Immunotherapies for cancer, such as immune checkpoint blockade or adoptive T-cell transfer, can lead to a long-lasting clinical response. But the therapeutic response rate remains low on account of many tumors that have evolved sophisticated strategies to evade immune surveillance. Solid tumors are characterized by the highly acidic microenvironment, which may weaken the effectiveness of antitumor immunity. Here, we explored a promising therapeutic development deployed by pH manipulation for avoiding immunoevasion. The highly acidified microenvironment of melanoma induces the expression of G-protein-coupled receptor (Ogr1) in T cells, which weakened their effective function and promote tumor growth. Ogr1 inhibition reactivate CD8+ T cells and have a cytotoxic role by reducing the activity of high glycolysis, resulting in comparatively low acidification of the tumor microenvironment, and leads to tumor suppression.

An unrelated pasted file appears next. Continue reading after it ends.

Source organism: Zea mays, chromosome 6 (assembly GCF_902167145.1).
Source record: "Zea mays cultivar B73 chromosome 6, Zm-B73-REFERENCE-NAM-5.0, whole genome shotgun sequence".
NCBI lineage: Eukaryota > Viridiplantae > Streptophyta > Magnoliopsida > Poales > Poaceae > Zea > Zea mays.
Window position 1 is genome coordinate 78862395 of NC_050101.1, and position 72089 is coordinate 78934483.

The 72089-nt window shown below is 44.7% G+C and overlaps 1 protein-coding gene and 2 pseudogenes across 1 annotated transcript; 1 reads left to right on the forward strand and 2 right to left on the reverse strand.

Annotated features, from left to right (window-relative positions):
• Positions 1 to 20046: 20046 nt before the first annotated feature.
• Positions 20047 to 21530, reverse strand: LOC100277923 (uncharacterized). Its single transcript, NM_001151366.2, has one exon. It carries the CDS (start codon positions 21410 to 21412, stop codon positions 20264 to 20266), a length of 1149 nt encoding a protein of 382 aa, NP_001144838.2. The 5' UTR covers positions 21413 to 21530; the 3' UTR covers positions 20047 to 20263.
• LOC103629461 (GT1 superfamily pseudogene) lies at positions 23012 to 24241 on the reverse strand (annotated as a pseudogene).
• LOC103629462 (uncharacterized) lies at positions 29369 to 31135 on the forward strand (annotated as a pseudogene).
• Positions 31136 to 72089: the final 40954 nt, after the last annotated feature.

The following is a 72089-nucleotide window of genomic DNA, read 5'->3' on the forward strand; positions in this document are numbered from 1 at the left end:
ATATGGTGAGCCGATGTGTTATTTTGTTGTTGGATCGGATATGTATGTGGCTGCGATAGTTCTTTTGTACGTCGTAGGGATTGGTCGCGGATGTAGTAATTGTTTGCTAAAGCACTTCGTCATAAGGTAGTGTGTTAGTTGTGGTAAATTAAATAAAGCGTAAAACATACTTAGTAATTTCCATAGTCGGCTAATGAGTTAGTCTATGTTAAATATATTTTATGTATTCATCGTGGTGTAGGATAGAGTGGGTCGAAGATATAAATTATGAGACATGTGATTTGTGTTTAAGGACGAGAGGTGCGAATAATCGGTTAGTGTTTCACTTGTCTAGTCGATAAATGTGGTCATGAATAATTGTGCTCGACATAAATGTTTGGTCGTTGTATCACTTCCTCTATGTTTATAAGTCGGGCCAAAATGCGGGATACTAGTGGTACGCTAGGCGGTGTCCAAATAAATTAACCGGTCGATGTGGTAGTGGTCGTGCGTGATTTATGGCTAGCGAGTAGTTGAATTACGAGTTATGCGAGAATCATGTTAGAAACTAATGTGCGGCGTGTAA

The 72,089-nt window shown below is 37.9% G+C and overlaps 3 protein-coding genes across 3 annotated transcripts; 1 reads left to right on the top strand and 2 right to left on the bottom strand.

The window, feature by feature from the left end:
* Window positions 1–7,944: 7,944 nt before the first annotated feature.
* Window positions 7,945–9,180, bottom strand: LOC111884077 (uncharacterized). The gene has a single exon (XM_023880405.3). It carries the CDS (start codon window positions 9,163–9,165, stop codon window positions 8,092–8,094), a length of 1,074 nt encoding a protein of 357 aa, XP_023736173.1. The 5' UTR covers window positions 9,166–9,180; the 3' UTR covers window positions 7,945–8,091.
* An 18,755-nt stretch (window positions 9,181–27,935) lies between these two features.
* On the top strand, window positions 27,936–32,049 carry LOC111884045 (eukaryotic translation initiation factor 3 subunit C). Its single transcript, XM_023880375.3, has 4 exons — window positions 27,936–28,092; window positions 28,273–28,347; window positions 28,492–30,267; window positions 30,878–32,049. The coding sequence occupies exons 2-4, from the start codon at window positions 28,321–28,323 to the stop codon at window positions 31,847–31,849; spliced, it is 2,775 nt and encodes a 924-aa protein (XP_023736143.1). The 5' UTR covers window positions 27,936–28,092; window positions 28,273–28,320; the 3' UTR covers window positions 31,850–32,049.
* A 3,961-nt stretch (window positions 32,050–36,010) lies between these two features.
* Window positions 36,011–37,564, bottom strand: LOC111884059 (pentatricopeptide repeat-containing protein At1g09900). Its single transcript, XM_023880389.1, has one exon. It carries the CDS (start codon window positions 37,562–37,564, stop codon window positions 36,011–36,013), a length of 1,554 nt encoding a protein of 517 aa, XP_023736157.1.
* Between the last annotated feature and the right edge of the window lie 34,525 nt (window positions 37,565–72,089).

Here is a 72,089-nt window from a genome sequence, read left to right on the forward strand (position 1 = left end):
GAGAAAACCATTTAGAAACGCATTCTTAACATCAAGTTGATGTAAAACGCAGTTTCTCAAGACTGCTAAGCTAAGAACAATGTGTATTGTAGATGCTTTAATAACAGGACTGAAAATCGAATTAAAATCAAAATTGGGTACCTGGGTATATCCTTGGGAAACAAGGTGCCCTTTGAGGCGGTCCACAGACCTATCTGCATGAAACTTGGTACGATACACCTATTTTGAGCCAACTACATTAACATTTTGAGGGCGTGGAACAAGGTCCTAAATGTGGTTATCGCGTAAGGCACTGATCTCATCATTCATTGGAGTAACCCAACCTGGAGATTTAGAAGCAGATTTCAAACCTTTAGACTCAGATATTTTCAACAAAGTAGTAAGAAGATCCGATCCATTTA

FIG: Absence of host Ogr1 specifically strengthens antitumor responses.
In addition, the adoptive transfer of Ogr1−/−-CD8+ T cells enhanced the antitumor responses, with the potential for immediate clinical transformation.
Cao, L., Li, W., Yang, X. et al. Inhibition of host Ogr1 enhances effector CD8+ T-cell function by modulating acidic microenvironment. Cancer Gene Ther (2021). https://doi.org/10.1038/s41417-021-00354-0